Strong seismic scatterers near the core–mantle boundary north of the Pacific Anomaly
Department or Administrative Unit
Tomographic images have shown that there are clear high-velocity heterogeneities to the north of the Pacific Anomaly near the core–mantle boundary (CMB), but the detailed structure and origin of these heterogeneities are poorly known. In this study, we analyze PKP precursors from earthquakes in the Aleutian Islands and Kamchatka Peninsula recorded by seismic arrays in Antarctica, and find that these heterogeneities extend ∼400 km above the CMB and are distributed between 30° and 45°N in latitude. The scatterers show the largest P-wave velocity perturbation of 1.0–1.2% in the center (160–180°E) and ∼0.5% to the west and east (140–160°E, 180–200°E). ScS–S differential travel-time residuals reveal similar features. We suggest that these seismic scatterers are the remnants of ancient subducted slab material. The lateral variations may be caused either by different slabs, or by variations in slab composition resulting from their segregation process.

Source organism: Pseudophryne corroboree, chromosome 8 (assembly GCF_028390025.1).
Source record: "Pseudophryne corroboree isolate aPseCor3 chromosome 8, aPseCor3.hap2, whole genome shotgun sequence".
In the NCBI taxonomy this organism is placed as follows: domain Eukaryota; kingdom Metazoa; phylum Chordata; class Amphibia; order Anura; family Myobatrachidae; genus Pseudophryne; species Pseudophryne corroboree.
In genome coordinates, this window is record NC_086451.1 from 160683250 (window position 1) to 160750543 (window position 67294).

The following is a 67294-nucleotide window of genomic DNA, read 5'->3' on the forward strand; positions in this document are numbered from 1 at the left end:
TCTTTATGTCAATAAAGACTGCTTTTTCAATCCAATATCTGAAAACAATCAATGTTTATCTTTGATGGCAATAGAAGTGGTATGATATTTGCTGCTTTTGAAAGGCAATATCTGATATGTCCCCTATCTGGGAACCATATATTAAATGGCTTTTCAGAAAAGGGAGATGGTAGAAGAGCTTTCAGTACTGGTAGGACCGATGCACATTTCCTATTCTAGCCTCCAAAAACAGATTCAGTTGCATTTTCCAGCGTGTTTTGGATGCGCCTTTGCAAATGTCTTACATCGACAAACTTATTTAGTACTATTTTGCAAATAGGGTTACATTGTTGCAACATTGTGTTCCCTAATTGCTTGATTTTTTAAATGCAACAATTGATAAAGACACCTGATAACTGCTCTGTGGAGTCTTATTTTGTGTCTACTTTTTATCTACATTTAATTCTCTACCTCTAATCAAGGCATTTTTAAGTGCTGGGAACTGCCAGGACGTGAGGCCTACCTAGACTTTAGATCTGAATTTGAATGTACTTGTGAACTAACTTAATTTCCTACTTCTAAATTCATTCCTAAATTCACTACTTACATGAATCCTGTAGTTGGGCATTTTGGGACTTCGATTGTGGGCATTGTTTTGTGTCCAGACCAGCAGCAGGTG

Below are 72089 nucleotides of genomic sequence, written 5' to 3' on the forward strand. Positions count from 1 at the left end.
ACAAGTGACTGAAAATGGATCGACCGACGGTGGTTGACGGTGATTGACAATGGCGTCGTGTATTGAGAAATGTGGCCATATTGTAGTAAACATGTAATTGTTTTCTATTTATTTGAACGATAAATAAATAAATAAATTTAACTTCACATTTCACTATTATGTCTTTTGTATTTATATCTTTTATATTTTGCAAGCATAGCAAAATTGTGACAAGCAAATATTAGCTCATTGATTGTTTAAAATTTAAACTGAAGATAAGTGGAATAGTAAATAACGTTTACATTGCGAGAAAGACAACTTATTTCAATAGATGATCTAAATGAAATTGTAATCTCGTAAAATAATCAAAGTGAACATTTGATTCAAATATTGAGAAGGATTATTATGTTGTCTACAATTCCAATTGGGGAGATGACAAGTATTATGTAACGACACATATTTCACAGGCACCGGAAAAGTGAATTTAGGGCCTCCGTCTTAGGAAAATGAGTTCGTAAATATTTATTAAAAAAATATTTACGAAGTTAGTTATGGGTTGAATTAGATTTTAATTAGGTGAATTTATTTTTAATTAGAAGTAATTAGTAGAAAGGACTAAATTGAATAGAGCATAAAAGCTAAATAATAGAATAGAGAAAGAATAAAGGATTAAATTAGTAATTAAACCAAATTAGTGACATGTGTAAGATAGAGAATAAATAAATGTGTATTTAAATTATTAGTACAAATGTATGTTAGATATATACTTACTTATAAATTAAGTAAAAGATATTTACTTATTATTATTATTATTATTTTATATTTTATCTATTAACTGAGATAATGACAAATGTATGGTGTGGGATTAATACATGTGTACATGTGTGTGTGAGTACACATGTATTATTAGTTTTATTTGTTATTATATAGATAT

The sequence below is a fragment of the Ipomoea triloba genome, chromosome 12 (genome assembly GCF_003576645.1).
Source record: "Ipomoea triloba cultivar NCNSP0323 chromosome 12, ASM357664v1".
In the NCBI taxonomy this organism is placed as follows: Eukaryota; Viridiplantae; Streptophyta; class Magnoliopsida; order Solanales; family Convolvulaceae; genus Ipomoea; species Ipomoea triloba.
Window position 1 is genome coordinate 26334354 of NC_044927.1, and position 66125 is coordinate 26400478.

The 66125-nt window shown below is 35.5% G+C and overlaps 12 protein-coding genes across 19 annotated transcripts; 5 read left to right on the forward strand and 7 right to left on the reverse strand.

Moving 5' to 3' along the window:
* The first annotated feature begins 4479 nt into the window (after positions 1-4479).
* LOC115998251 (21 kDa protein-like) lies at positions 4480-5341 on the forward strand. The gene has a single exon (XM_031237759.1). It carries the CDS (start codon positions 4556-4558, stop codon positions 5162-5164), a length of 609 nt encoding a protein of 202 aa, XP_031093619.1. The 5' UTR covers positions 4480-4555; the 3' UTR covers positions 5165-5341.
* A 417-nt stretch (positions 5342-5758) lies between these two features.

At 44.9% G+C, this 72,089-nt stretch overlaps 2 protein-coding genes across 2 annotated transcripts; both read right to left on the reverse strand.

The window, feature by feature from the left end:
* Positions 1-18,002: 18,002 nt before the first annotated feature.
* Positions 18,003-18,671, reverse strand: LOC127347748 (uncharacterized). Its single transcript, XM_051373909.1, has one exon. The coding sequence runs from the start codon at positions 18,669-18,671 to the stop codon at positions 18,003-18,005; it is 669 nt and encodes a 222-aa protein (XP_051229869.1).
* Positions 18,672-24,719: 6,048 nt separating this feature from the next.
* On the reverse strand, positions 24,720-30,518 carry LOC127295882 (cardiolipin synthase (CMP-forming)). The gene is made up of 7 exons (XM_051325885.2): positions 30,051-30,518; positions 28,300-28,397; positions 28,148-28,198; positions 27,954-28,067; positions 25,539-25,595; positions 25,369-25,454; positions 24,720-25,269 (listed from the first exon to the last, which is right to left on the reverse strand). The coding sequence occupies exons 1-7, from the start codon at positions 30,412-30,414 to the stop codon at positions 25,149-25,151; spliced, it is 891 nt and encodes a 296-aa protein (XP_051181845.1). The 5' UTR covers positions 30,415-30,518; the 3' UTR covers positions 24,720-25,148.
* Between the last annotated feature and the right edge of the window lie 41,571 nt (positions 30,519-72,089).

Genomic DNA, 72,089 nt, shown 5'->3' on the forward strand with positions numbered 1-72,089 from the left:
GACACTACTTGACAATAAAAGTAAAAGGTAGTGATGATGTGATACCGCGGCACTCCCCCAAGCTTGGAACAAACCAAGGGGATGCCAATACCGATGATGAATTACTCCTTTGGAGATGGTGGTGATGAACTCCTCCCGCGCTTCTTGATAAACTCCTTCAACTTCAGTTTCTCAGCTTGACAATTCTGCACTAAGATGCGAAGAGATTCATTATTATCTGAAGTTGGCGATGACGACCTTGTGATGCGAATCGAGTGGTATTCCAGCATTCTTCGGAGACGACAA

Ma, X., Sun, X., Wiens, D. A., Wen, L., Nyblade, A., Anandakrishnan, S., Aster, R., Huerta, A., & Wilson, T. (2016). Strong seismic scatterers near the core–mantle boundary north of the Pacific Anomaly. Physics of the Earth and Planetary Interiors 253, 21–30. https://doi.org/10.1016/j.pepi.2016.01.007
Physics of the Earth and Planetary Interiors
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